KHARTOUM (Reuters) - Sudan said Sunday that remnants of a missile used in a mysterious attack that killed two people on April 5 proved that Israel carried out the strike.
Israel has declined to comment on the incident, which mirrored a similar attack on Sudan's east in 2009 for which it neither admitted nor denied responsibility.
A car carrying two Sudanese nationals was targeted near Port Sudan's airport.
"The definitive proof that Israel was behind this attack is that the rockets used by the American-made Apache helicopters are only owned by Israel in the region," the Foreign Ministry statement said.
It said remnants at the scene showed the weapon was an AGM-114 Hellfire air-to-surface missile.
The aircraft, the ministry said, had flown in from the direction of the Red Sea, scrambling Sudanese radar systems and following Port Sudan airport flight paths.
East Sudan has long been a route for the smuggling of arms that often pass through Egypt's Sinai desert and reach the Gaza Strip, territory controlled by Hamas Islamists, via tunnels under the border.
According to the website of the Stockholm International Peace Research Institute (SIPRI), which monitors arms transfers worldwide, the United States delivered 250 Hellfire missiles to Israel in 1998-1999 and 680 in 2005-2006.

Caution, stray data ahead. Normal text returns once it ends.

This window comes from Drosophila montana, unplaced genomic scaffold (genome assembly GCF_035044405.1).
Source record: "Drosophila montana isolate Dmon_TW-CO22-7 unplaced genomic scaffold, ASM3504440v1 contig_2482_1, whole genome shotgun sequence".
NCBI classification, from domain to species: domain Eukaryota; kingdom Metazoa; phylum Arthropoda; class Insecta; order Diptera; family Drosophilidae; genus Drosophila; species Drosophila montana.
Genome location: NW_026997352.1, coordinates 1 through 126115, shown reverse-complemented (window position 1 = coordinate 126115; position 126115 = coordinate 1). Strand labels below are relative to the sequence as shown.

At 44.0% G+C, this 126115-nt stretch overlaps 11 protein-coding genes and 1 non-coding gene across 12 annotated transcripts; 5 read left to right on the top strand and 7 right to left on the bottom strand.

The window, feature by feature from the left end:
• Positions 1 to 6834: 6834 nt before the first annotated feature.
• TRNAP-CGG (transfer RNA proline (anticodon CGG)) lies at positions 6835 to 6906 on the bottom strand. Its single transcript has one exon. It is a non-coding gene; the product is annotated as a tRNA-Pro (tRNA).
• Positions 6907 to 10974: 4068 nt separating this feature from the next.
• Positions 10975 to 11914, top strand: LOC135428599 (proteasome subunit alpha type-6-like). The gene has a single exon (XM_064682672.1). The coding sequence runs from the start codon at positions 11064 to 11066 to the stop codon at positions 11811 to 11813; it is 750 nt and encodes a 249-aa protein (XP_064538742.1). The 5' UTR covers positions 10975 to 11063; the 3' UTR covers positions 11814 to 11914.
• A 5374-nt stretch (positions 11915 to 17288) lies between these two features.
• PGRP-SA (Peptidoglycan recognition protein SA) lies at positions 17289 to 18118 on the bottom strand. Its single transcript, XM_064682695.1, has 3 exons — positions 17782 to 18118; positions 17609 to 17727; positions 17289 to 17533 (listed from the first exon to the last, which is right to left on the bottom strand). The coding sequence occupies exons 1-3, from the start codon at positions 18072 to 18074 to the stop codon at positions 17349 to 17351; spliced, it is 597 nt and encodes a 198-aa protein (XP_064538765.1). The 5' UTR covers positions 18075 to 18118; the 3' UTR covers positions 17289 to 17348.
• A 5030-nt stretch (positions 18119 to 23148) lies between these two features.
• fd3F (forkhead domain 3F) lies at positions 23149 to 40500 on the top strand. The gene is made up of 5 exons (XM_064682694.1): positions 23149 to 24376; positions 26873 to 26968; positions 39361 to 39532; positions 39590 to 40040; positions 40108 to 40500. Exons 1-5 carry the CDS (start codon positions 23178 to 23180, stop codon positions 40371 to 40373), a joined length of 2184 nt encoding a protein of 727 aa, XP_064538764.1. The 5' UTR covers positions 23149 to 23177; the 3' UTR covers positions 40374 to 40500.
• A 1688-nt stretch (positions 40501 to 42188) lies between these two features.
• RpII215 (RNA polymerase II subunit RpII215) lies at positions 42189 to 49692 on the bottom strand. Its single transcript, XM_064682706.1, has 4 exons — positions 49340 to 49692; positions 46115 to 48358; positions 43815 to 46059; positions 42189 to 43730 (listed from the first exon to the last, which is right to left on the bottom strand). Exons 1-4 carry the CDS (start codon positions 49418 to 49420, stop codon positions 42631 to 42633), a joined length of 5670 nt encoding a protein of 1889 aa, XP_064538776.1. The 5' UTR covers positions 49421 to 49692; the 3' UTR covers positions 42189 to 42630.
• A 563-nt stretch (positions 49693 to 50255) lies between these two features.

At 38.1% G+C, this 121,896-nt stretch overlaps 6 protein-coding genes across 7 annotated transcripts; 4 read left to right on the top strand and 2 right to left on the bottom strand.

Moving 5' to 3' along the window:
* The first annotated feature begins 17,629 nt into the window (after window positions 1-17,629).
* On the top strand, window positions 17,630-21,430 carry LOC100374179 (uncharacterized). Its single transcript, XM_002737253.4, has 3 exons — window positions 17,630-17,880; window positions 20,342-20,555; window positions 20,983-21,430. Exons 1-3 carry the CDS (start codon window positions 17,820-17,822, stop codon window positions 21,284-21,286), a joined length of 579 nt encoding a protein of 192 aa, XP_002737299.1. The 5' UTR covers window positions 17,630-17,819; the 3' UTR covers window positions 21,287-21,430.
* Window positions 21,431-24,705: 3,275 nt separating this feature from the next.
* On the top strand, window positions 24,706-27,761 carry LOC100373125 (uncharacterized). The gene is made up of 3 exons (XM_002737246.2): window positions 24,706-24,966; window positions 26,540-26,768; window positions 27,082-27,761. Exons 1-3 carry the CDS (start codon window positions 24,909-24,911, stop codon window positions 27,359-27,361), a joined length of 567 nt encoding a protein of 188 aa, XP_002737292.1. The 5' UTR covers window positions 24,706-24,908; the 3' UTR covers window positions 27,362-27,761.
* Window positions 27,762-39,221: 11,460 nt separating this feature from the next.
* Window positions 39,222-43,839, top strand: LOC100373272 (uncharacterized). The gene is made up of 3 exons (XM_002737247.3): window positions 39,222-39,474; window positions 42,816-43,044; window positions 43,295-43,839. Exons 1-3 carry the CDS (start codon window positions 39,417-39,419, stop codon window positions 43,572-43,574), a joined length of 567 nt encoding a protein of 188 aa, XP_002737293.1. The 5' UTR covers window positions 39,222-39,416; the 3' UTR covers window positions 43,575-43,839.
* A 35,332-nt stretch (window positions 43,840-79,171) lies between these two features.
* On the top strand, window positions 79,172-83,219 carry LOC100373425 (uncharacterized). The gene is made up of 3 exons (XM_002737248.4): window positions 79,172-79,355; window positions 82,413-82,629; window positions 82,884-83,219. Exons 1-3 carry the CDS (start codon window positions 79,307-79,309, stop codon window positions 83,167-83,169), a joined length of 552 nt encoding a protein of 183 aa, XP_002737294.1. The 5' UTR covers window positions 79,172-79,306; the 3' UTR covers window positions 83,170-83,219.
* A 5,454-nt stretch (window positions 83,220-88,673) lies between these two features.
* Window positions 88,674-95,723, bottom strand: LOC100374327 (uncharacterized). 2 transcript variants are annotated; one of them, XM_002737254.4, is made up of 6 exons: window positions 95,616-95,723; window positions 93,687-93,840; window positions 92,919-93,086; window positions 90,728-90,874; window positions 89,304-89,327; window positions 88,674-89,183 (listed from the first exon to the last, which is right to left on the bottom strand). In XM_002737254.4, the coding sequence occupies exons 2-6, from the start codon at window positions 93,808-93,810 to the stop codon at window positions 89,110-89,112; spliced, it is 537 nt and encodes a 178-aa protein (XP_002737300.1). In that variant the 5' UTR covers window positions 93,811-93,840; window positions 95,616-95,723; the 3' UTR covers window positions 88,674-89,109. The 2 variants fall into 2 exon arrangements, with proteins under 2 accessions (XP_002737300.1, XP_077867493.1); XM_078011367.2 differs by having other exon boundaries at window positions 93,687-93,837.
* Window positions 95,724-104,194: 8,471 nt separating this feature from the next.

The only other country in the region listed by SIPRI as having Hellfires -- which are also used by U.S. forces -- is the United Arab Emirates, which bought 289 of the missiles in 2005.
Sudan said Israel, which it considers an enemy state, was trying to derail efforts to normalize ties with Washington. The United States started the process of removing Sudan from its list of state sponsors of terror after Khartoum recognized a vote by its south to secede in July.
Sudan has close ties with Hamas, but denies it offers direct support to the group. Washington designates Hamas a terrorist organization, citing its refusal to recognize Israel, renounce violence and accept existing Israeli-Palestinian interim peace deals.
Khartoum says it has begun the process of lodging a formal complaint against Israel at the U.N. Security Council.
(Reporting by Opheera McDoom, Editing by Jeffrey Heller)